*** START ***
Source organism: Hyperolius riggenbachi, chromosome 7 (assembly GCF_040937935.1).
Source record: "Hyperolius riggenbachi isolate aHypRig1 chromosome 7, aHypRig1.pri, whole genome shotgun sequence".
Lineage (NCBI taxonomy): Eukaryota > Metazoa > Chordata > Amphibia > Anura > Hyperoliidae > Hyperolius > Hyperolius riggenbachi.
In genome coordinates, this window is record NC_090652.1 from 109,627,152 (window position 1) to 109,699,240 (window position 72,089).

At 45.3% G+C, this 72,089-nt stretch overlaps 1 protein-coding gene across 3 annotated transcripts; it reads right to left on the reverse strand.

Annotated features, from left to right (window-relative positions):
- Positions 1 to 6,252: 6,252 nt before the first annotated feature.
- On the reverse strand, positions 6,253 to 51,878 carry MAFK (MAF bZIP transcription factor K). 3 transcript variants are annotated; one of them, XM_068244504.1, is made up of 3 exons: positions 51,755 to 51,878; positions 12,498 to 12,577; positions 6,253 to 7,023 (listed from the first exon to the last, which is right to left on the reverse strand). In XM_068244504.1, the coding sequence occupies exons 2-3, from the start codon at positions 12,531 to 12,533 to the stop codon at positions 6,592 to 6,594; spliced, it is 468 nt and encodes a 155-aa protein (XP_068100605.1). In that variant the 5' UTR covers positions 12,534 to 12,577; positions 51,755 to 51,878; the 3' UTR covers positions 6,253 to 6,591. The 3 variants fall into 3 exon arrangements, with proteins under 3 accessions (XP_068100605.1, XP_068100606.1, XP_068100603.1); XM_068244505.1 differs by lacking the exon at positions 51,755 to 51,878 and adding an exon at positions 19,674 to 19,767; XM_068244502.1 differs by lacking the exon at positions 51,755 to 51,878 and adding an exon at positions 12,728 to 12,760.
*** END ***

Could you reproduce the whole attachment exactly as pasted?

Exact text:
Source organism: Hyperolius riggenbachi, chromosome 7 (assembly GCF_040937935.1).
Source record: "Hyperolius riggenbachi isolate aHypRig1 chromosome 7, aHypRig1.pri, whole genome shotgun sequence".
Lineage (NCBI taxonomy): Eukaryota > Metazoa > Chordata > Amphibia > Anura > Hyperoliidae > Hyperolius > Hyperolius riggenbachi.
In genome coordinates, this window is record NC_090652.1 from 109,627,152 (window position 1) to 109,699,240 (window position 72,089).

At 45.3% G+C, this 72,089-nt stretch overlaps 1 protein-coding gene across 3 annotated transcripts; it reads right to left on the reverse strand.

Annotated features, from left to right (window-relative positions):
- Positions 1 to 6,252: 6,252 nt before the first annotated feature.
- On the reverse strand, positions 6,253 to 51,878 carry MAFK (MAF bZIP transcription factor K). 3 transcript variants are annotated; one of them, XM_068244504.1, is made up of 3 exons: positions 51,755 to 51,878; positions 12,498 to 12,577; positions 6,253 to 7,023 (listed from the first exon to the last, which is right to left on the reverse strand). In XM_068244504.1, the coding sequence occupies exons 2-3, from the start codon at positions 12,531 to 12,533 to the stop codon at positions 6,592 to 6,594; spliced, it is 468 nt and encodes a 155-aa protein (XP_068100605.1). In that variant the 5' UTR covers positions 12,534 to 12,577; positions 51,755 to 51,878; the 3' UTR covers positions 6,253 to 6,591. The 3 variants fall into 3 exon arrangements, with proteins under 3 accessions (XP_068100605.1, XP_068100606.1, XP_068100603.1); XM_068244505.1 differs by lacking the exon at positions 51,755 to 51,878 and adding an exon at positions 19,674 to 19,767; XM_068244502.1 differs by lacking the exon at positions 51,755 to 51,878 and adding an exon at positions 12,728 to 12,760.